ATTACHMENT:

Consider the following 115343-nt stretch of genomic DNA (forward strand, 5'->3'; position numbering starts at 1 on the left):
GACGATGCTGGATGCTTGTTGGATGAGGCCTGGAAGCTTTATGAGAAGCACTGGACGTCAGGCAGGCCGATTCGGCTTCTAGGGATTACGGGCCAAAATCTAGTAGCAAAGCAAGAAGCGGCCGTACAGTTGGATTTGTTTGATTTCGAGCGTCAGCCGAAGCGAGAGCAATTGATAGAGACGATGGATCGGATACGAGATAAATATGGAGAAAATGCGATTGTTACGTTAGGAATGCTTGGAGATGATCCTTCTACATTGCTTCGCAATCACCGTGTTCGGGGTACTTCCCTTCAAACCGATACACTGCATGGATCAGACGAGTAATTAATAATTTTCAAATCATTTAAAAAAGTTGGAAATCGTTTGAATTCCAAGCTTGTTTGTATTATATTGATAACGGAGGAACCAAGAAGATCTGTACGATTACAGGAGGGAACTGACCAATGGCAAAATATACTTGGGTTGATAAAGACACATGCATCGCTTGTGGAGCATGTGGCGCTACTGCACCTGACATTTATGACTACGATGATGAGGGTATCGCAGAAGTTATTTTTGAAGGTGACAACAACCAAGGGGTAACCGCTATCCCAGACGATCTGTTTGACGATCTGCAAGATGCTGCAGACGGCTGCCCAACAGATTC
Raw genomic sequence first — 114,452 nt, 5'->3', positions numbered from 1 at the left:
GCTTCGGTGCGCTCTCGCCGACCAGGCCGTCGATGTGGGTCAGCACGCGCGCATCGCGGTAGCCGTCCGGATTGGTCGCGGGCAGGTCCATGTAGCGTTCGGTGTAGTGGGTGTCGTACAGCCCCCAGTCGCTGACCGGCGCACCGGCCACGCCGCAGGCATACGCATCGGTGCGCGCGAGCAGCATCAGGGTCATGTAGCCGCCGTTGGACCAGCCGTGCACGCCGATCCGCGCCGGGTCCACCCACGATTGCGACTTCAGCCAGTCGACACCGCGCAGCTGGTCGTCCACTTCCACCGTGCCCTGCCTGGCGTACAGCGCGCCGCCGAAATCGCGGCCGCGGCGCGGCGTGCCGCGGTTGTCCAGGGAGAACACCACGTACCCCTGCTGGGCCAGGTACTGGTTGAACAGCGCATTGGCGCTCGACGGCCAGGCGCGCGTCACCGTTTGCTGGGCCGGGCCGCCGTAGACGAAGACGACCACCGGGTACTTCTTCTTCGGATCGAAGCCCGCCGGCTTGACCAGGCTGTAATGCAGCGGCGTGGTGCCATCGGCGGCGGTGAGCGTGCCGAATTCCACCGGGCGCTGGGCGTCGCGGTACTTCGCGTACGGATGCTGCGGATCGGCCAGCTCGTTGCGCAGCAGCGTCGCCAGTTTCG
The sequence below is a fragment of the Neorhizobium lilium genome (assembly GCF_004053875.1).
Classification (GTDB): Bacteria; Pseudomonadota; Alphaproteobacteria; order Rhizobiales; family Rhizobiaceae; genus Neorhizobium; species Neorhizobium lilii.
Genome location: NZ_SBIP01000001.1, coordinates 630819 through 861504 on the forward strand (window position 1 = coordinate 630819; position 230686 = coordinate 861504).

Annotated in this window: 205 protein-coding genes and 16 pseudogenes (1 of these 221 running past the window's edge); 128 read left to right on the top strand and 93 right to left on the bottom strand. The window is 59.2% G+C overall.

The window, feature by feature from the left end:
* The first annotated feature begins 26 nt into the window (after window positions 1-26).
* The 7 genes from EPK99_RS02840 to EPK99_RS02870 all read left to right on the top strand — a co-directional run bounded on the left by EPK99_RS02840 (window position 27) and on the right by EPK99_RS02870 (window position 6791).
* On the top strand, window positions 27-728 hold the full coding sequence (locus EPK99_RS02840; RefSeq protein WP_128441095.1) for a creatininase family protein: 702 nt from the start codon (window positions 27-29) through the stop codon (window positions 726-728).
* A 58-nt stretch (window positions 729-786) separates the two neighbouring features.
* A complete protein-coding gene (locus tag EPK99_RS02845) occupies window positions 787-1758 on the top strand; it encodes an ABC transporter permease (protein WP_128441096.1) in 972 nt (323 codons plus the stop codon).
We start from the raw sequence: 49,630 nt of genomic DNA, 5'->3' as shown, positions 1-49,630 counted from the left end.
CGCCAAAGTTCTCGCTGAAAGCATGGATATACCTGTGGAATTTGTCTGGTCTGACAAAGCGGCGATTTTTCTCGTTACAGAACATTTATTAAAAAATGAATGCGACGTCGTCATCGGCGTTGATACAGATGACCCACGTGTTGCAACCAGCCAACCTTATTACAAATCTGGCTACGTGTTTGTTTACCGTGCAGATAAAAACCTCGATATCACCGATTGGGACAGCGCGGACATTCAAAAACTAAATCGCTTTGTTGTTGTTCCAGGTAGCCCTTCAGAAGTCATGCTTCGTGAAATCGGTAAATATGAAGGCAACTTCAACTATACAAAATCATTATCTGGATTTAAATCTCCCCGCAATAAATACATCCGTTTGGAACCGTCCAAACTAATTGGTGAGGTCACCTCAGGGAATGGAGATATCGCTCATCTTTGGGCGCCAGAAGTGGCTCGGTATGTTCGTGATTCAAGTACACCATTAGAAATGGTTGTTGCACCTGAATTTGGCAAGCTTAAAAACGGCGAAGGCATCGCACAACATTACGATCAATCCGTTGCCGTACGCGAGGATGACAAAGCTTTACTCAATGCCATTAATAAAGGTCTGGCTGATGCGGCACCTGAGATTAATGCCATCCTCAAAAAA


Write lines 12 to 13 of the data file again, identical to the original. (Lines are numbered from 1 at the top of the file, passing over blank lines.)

* On the top strand, window positions 27-728 hold the full coding sequence (locus EPK99_RS02840; RefSeq protein WP_128441095.1) for a creatininase family protein: 702 nt from the start codon (window positions 27-29) through the stop codon (window positions 726-728).
* A 58-nt stretch (window positions 729-786) separates the two neighbouring features.